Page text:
HS2 Introducing Largest Project-Wide Digital Passport

HS2 is introducing the largest project-wide digital passport system for workers allowing it to keep tabs on skills and health and safety.

HS2 to implement UK's first ever project-wide health and safety passport

HS2 to implement UK’s first ever project-wide health and safety passport

It will be the first time in the UK that workforce data will be available to view across a major multi-site infrastructure project in one consolidated platform.

The new cloud-based central database will ensure only workers with the correct credentials and skills are permitted access to sites, as well as collect whole workforce data allowing HS2 to map competency and track health and safety assessments

Also where suppliers and operatives are working across multiple locations, the new system will be able to flag individual fatigue risks across the project.

HS2 chiefs hope the collection and synchronisation of data from local level to project-wide will help to ensure consistency of standards and performance.

The information collected can also be anonymised and provide a learning legacy for future major projects.

The workforce management software solution developed by Midlands-based Biosite will link biometric data directly to operative information and site access for real-time visibility and traceability.

Workers will be required to complete a central online pre-induction before undertaking a local site induction and provide biometric information to generate their global identification or digital ‘passport’.

The new digital health and safety passport system will be rolled out initially by all of HS2’s Main Works Civils Contractors to share vital health and safety information across contractors.

Emma Head, HS2’s Safety and Assurance Director said: “We aim to lead by innovation at HS2 and the new Health and Safety Passport System is a pioneering way for us to further our best practice approach to workforce health and safety management.

“We are pleased to be bringing workforce management for complex projects such as HS2 to the next level.”

The HS2 HSPS initiative is scheduled to go live in the spring.

Construction Sites to Stay Open in the latest Lockdown

Construction sites will continue to operate during the latest lockdown which will be in force until at least the middle of February.

Prime Minister Boris Johnson confirmed a third national lockdown on Monday night with people urged to work from home wherever possible.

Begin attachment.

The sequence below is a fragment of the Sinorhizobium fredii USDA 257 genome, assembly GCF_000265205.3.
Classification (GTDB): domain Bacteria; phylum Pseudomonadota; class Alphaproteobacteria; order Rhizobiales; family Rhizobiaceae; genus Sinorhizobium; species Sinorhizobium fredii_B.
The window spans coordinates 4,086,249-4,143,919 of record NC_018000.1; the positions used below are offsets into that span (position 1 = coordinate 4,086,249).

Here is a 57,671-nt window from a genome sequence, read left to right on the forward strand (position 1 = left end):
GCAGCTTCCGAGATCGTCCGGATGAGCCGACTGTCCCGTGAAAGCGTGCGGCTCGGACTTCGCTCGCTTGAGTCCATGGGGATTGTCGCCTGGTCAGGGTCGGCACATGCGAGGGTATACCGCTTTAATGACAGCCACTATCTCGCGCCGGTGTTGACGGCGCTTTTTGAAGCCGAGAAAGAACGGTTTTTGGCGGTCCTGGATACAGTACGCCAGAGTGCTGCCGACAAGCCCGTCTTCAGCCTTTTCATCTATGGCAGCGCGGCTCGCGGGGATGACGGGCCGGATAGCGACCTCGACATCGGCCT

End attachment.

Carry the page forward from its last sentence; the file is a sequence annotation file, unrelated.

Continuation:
But the government confirmed that “you can only leave home for work purposes where it is unreasonable for you to do your job from home, including but not limited to people who work within critical national infrastructure, construction or manufacturing that require in-person attendance.”

Guidance added that construction ” is essential to keeping the country operating.”

Tradespeople can also work in other people’s homes and builders merchants and building products suppliers will be able to keep stores open.

Former construction minister Nadhim Zahawi is now in charge of the vaccine rollout and has been set the target of vaccinating 13.9m people in the four highest risk groups by the middle of February.

Super Sewer’s Longest Tunnel Drive Crosses Finishing Line

A joint venture of Ferrovial and Laing O’Rourke has achieved the milestone of completing the longest single tunnel drive on the Thames Tideway project.

Tunnelling milestone as four-fifths of drive now complete

Tunnelling milestone as four-fifths of drive now complete

TBM Ursula’s breakthrough now means that more than 19km of the Super Sewer has been completed, with work on the remaining 5.5km section due to begin very soon with the launch of TBM Selina, which will create the final and easternmost section of the super sewer.

As part of its 7.6km journey from Battersea to Bermondsey,  Ursula excavated over a million tonnes of spoil, all of which was removed from site using barges on the Thames – preventing more than 250,000 HGV trips.

Tim Newman, Tideway’s Project Geologist, said: “Completing the longest single drive on the Tideway project is a wonderful milestone, and our teams have made great progress through a challenging year.

“TBM Ursula has tunnelled at incredible depths, encountering a real mix of geology – through clay, sand, gravel and chalk.

“The expertise required for such a task is immense and allowed us to quickly and safely adapt the tools on the cutterhead as needed.”

Viv Jones, Project Director for the central section, said: “Ferrovial and Laing O’Rourke, the contractors on the central section, have done a fantastic job, and I thank the teams involved for their efforts to clean up London’s iconic river.”

Bidding starts in New Year for £4bn levelling up fund

Councils will be able to bid for project funding early next year from the Government’s new levelling up fund announced in the spending review.

The Government has committed £4bn to a new cross-departmental Fund for England. This will invest in local infrastructure that has a visible impact on people and their communities and will support economic recovery.

It has committed to release £600m in 2021-22 and will publish a prospectus for the fund and launch the first round of competitions in the New Year

Funding will be available for a broad range of high-value local projects up to £20m, including bypasses and other local road schemes, bus lanes, railway station upgrades, regenerating eyesores, upgrading town centres and community infrastructure, and local arts and culture.